For months, Ukraine had been seeking long-range rockets and plentiful artillery shells; after Russia destroyed public schools, parks, playgrounds, and power plants, Ukrainian officials were urgently resorting their weapons demands to NATO nations. On Monday, Ukraine’s top parliamentarian, Ruslan Stefanchuk, sent letters to congressional leadership calling on the United States to prioritize the delivery of National Advanced Surface-to-Air Missile Systems (NASAMS), which are jointly produced with Norway, as well as counter-rocket, mortar, and artillery systems—a clear sign that those defensive weapons had moved up the Ukrainian military priority list ahead of multiple rocket launchers, fighter jets, and long-range rocket systems that Kyiv has been demanding for months. Zelensky, after a phone call with U.S. President Joe Biden, stated that obtaining air defenses was his No. 1 priority.

It was the tale of two explosions: the first, a likely Ukrainian attack on the Russian-built Kerch Strait Bridge sent smoke billowing into Crimea’s skies and lit up social media in the wee hours of Saturday. The second, Russian cruise and ballistic missile strikes hit the heart of downtown Kyiv, Ukraine’s capital, on Monday morning, targeting a 3-year-old glass pedestrian bridge in a Kyiv park in addition to some playgrounds. A chunk of the Russian bridge collapsed into the Black Sea; but even amid ongoing air raids on Monday, the glass bridge was still standing.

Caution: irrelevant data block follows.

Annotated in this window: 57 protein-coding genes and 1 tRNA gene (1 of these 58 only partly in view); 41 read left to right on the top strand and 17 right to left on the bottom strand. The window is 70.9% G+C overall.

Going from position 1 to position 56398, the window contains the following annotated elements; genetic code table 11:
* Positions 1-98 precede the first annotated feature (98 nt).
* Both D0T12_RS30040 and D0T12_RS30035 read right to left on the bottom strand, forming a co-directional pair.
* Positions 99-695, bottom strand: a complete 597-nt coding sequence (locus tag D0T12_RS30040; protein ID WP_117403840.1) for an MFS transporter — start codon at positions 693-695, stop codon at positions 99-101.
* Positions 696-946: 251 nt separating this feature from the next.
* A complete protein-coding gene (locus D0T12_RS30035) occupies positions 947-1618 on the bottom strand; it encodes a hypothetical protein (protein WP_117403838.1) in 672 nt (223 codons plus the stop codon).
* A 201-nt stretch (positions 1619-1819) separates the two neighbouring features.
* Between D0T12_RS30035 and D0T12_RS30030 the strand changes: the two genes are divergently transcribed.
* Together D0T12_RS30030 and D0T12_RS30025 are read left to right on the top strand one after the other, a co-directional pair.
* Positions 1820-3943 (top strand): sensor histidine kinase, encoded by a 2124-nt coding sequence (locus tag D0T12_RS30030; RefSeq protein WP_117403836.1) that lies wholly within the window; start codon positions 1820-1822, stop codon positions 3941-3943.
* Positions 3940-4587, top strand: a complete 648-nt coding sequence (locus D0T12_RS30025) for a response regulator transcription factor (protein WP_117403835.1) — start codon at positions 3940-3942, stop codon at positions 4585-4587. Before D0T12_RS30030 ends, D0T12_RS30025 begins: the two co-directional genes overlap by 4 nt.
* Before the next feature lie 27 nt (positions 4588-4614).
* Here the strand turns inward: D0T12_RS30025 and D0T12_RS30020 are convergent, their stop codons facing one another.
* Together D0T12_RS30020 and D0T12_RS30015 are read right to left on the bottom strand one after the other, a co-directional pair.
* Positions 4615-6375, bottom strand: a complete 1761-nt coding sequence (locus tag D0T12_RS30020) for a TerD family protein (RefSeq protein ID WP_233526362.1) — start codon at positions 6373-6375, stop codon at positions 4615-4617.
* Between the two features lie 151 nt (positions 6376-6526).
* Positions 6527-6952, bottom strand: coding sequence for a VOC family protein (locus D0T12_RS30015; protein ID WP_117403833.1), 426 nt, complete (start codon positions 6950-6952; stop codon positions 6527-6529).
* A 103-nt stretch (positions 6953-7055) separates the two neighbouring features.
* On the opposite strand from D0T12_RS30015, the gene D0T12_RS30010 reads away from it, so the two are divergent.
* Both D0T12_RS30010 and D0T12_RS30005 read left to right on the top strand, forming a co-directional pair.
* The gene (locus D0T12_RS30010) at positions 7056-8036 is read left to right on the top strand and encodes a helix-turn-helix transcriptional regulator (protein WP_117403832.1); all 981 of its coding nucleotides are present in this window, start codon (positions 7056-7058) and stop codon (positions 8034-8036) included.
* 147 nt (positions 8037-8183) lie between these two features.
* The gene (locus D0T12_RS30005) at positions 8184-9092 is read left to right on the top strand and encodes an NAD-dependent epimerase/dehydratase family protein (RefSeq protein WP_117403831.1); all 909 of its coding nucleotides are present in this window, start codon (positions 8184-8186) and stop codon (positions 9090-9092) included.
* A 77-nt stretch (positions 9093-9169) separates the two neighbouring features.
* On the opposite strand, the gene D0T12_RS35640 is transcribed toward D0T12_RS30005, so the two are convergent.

That was the split screen that Ukrainian officials tried to emphasize on Monday, as Russia launched cruise and ballistic missile strikes across the country, which targeted civilians and energy infrastructure, killing at least 11 people and injuring more than 87 people. The reprisals struck Kyiv for the first time in months, during rush hour, in what Ukraine’s National Police described as the largest missile assault on the country in its history. But even as Ukrainian and Western officials described the attacks that left a smoking crater in Kyiv’s Taras Shevchenko Park as an act of desperation, and as Ukrainian President Volodymyr Zelensky stepped outside Mariinsky Palace to record a defiant Telegram message, they acknowledged that the war-torn country would need more air and missile defenses to guard against the Kremlin’s increasing salvos—and fast.